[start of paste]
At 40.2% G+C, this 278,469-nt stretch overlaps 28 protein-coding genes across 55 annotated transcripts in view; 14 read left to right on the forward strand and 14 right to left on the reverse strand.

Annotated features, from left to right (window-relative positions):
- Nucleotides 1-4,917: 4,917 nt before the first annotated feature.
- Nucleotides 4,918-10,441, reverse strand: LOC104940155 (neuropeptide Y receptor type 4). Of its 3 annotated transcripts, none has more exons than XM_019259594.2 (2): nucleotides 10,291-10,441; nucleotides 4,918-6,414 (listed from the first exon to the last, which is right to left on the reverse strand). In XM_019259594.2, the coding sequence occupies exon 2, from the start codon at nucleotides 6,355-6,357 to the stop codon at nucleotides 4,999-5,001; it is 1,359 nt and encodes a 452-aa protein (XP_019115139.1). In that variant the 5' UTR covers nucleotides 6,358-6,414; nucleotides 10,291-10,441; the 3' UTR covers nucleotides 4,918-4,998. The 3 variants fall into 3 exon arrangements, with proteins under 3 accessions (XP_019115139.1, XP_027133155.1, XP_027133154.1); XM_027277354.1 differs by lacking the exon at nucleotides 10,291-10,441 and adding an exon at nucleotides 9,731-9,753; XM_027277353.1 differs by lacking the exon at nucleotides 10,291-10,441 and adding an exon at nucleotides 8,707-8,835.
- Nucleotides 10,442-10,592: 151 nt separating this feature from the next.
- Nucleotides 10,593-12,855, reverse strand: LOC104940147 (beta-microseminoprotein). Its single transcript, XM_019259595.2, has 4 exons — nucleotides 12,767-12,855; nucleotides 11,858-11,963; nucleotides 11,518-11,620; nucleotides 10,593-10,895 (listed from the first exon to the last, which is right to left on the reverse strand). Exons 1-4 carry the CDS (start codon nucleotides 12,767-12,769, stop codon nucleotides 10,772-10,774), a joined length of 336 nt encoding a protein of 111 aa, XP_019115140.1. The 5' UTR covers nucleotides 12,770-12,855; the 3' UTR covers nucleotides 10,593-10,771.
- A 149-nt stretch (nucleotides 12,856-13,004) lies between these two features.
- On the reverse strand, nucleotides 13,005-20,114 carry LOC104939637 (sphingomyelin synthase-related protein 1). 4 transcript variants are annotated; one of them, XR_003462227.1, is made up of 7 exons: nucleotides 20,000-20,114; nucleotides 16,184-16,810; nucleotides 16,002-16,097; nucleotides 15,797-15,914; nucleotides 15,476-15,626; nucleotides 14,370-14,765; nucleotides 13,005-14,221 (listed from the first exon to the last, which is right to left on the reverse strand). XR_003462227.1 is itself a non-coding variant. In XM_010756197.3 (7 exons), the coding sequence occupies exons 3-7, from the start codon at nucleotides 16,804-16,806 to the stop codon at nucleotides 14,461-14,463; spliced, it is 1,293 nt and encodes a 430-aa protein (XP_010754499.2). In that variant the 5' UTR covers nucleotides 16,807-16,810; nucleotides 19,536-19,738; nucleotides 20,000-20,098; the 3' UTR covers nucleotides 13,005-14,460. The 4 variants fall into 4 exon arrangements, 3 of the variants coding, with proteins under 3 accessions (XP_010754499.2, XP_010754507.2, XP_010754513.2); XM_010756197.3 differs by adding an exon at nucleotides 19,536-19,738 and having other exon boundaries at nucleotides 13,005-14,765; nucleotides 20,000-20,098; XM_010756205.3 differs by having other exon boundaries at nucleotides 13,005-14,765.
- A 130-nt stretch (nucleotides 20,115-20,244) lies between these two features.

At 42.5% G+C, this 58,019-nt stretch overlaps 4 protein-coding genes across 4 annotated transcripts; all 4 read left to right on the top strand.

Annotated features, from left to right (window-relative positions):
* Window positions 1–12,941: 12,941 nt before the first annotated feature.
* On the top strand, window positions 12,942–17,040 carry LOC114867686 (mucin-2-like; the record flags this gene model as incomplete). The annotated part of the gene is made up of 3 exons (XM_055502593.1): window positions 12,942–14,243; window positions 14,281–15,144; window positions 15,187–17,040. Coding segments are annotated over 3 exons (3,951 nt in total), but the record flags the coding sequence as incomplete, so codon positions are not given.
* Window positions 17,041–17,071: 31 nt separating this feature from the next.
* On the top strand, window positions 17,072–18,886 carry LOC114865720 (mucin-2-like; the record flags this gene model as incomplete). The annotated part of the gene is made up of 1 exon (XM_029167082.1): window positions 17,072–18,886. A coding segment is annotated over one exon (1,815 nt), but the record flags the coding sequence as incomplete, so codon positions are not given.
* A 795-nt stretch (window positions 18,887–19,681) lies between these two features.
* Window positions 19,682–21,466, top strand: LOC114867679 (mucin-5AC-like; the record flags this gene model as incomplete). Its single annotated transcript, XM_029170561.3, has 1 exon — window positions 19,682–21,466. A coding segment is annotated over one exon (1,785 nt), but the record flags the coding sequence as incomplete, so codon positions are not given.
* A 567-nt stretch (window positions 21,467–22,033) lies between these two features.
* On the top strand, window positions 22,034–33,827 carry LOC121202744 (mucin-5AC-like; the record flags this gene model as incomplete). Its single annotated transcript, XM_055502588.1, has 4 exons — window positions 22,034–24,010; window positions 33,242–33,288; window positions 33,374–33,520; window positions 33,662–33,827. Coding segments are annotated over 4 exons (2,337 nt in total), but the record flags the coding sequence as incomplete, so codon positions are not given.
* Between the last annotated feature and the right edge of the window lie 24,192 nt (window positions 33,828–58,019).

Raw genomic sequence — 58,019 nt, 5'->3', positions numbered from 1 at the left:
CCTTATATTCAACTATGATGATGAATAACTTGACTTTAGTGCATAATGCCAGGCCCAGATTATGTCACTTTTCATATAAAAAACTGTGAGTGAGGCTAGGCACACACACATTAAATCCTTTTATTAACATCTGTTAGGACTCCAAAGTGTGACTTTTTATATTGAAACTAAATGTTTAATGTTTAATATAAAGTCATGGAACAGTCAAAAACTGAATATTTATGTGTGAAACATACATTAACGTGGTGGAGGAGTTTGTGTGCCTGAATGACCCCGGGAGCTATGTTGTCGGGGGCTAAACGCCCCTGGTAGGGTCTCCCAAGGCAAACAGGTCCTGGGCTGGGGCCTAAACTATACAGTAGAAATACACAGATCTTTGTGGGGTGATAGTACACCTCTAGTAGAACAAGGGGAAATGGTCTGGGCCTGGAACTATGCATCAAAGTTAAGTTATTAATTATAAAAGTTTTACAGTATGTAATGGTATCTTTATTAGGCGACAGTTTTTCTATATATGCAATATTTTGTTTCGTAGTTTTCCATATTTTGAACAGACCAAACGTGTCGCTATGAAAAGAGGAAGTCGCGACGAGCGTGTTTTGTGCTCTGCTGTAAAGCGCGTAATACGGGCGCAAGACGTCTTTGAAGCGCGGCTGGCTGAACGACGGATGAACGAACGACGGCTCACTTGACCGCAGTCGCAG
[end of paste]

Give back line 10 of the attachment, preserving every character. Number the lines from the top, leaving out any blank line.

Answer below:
At 42.5% G+C, this 58,019-nt stretch overlaps 4 protein-coding genes across 4 annotated transcripts; all 4 read left to right on the top strand.